It's just not the labor costs that will drive produce costs up - less and less Ag businesses will drive costs over the top. Just a little dust storm in the 1930's drove produce costs to a level that only the very rich could afford. And it's just not produce - chicken plants like Perdue in Georgia employ an abundance of immigrant labor.
Face it, some jobs are just meant to be "farmed out."
So, you believe in having 2nd(and 3rd) class citizens? Slaves? Indentured servants? Wowsers! How very progressive of you!

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#98
Feb 6, 2013
 
milwaukee69 wrote:
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Come on Drag, who are you kidding? You Conservatives are already complaining about the end of the SS Tax Holiday (Obama's doing), paying more at the pump (Obama's fault) and no jobs (Obamacare's fault).
Republicans have been pushing to abolish the SS tax Holiday for 2 years:

http://www.greenvilleonline.com/article/20130...

So, itís hard for you to say that Conservatives are complaining.

I also find it amusing that for years, Obama has been blaming Bush for everything and anything under the sun, but now 4 years down the road, nothing is still his fault. How come everything was Bushís fault, but nothing is his? The economy contracted last quarter, and guess what, according to the White House, that wasnít Obamaís fault at all Ö it was the fault of someone else ... it was the fault of the fiscal cliff and the uncertainty generated by the fact that negotiations in Congress went until the 11th hour Ö and he played no role whatsoever in the fact that negotiations went until the 11th hour Ö nope he had nothing to do with that Ö nothing at all.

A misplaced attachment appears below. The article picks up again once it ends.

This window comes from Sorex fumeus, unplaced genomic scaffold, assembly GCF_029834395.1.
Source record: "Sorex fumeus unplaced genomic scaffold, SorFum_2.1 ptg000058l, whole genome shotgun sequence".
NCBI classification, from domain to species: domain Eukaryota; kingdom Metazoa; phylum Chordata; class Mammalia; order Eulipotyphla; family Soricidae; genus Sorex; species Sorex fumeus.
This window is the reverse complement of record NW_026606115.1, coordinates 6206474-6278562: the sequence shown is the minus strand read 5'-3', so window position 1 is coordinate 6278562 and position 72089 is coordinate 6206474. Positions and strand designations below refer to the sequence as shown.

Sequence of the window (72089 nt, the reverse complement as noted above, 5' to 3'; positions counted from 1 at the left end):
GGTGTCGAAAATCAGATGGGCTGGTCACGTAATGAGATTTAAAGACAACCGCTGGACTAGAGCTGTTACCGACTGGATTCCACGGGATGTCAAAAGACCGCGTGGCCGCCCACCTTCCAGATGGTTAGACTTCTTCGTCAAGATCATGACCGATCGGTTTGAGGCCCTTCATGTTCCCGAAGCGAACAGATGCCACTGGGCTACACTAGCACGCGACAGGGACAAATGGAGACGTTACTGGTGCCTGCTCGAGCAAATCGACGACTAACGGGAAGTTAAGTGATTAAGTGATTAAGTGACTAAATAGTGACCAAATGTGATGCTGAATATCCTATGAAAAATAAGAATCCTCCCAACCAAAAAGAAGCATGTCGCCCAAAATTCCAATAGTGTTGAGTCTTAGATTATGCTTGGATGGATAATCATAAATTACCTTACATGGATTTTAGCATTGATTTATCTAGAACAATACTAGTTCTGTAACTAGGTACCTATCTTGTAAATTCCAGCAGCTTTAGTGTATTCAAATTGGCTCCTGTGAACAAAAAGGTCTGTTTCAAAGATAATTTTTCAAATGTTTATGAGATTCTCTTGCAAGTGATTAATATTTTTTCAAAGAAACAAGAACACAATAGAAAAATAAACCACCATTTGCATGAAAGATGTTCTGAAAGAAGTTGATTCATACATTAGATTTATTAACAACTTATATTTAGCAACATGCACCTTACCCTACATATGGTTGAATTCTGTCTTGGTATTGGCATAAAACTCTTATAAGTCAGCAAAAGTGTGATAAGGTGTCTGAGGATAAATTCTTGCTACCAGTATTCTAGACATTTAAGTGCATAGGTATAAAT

When do we actually get to blame the guy for something? Are we supposed to believe, as he would like, that he's never made one single mistake while in office?

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milwaukee69 wrote:
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This experiment has already been tried in Georgia with disasterous results. Even the out-of-work folks in Georgia ain't gonna' pick those beans in 100+ heat for 14 hours a day. There is currently a job surplus of over 3 million jobs in the United States - what makes you think anyone's going to work the fields now?
I actually havenít heard much about this so called disaster, you speak of. I know a big deal was initially made of it, and from what I have read, some crops did not get picked, but I donít think it was nearly the disaster you think it is. You act like there are no farmers left in these states and all their land has gone fallow.

I imagine, what has already happened and what will be complete in just a few yearís time, is that farmers will adjust, whether that be via raising wages to attract lawful labor, switching to crops that are less labor intensive or switching to mechanical harvesting (necessity is the mother of all inventions).

Let us not forget that farmers are businessmen, first and foremost. They arenít dumb. They arenít going to just leave their fields go fallow and do nothing with their land. They will adapt and maximize their investments. If the return on their investments has declined because American taxpayers refuse to continue to subsidize their illegal immigrant labor supply, I will cry no more than I will cry when the margins of a rich factory owner goes down because the INS has raided his factory and he has lost his cheap illegal immigrant labor supply.
milwaukee69 wrote:
<quoted text>
It's just not the labor costs that will drive produce costs up - less and less Ag businesses will drive costs over the top. Just a little dust storm in the 1930's drove produce costs to a level that only the very rich could afford. And it's just not produce - chicken plants like Perdue in Georgia employ an abundance of immigrant labor.